Spat Over Saakashvili’s Hospitalization Gets Dangerous – GD Chair Frames Ombudsperson as UNM Activist, Lomjaria Sighs – Ruling Party Calls Major Rally – Sakrebulo Mandate-Holder Quits Gakharia’s Party
The final week ahead of the municipal election runoffs has begun, and even though it’s freezing in Tbilisi streets, the political temperatures continue to rise and painfully burn. Here is Nini with usual updates from Georgia.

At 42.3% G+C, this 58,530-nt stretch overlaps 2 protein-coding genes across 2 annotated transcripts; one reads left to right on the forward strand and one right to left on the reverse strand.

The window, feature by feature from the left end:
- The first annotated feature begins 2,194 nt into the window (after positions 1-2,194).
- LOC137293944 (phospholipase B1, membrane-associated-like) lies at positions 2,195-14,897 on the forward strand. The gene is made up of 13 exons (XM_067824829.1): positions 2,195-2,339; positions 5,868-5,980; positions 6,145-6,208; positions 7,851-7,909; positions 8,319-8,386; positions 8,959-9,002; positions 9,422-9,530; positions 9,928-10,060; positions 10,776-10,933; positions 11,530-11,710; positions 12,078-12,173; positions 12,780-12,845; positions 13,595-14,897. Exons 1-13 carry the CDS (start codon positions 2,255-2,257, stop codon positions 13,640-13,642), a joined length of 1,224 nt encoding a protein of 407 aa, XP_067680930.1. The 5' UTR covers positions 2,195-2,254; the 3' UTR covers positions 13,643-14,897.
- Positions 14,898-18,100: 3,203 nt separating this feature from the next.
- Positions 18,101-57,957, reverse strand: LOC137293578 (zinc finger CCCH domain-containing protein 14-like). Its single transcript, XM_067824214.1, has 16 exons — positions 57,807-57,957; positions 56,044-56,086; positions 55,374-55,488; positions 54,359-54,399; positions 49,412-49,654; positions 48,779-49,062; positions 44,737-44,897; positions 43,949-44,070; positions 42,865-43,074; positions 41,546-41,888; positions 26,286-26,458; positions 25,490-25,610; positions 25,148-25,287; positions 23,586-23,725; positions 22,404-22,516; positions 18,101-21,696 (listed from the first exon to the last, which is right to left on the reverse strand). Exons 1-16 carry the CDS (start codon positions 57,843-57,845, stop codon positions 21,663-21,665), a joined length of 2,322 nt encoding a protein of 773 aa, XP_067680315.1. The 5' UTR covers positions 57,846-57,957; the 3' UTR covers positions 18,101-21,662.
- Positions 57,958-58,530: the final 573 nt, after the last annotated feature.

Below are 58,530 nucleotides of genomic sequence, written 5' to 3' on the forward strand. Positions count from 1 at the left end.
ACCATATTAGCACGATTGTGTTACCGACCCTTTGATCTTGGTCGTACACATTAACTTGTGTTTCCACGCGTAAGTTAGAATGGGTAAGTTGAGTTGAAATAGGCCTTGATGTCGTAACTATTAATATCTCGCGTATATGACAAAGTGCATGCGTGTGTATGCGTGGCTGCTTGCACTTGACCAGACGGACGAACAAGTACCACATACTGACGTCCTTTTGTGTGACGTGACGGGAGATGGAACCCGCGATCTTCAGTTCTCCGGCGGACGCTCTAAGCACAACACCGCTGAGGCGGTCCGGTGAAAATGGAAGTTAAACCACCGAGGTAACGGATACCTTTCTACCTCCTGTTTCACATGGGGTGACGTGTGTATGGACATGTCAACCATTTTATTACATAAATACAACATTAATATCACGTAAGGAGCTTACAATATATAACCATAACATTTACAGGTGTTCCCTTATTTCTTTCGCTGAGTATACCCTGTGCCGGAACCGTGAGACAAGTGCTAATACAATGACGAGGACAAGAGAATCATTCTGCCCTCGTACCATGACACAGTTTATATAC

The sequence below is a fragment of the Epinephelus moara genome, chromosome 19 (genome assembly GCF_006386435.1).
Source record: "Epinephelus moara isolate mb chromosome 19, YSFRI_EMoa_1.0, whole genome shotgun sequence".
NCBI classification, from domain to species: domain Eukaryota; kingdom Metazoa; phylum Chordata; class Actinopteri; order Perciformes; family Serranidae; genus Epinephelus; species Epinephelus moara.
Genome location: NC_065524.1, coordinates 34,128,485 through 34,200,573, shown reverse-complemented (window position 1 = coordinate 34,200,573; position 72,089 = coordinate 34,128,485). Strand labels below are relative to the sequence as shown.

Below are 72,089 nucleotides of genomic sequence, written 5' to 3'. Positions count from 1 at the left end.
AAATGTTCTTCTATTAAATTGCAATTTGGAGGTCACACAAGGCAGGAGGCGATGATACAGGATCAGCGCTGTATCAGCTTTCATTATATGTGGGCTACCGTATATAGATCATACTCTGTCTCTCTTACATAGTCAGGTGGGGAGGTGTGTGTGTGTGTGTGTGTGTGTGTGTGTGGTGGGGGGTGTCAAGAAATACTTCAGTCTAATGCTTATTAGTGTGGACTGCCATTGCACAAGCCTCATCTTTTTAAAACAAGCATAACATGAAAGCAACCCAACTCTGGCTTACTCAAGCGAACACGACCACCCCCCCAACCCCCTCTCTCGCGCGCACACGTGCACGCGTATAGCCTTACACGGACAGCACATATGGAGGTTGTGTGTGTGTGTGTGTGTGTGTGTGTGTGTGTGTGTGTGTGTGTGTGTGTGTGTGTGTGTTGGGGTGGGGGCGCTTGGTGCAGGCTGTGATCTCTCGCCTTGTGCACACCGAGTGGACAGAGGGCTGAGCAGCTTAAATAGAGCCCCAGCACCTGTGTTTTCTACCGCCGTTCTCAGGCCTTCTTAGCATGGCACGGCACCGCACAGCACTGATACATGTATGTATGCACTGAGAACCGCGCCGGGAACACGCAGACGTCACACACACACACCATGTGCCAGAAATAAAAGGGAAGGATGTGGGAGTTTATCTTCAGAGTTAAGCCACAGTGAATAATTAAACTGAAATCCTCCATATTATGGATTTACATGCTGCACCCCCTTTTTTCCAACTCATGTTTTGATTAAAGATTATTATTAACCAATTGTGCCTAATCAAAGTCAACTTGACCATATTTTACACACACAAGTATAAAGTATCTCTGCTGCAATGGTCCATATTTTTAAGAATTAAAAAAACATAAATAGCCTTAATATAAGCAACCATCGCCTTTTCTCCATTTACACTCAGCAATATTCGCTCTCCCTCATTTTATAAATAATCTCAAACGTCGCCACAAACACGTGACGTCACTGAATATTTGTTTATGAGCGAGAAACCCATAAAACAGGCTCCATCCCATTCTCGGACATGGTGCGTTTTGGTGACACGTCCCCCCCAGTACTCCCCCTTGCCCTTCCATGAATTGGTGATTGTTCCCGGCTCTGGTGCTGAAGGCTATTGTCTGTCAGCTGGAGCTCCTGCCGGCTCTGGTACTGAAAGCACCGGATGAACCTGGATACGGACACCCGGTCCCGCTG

DANGEROUS GAME The hunger strike of the jailed ex-President Saakashvili has entered its fourth week, and those outside the prison appear to be facing a prisoner dilemma. As the ex-President’s health reportedly deteriorates, his lawyers say the authorities refuse to hospitalize the inmate anywhere else but the penitentiary prison. Citing a common practice of transferring inmates to civilian hospitals (apparently more than 500 such cases last year only), they fear for Saakashvili’s health (because the facility is insufficiently equipped) and life (because the authorities may “incite provocation” involving other inmates) in a general prison facility. The government officials, on the other hand, retort that the prison hospital is well equipped while adding that the fears of the ex-President facing danger are a figment of Saakashvili supporters’ imagination. All the while, they say ex-President’s supporters are plotting to kidnap and liberate him from a civilian facility.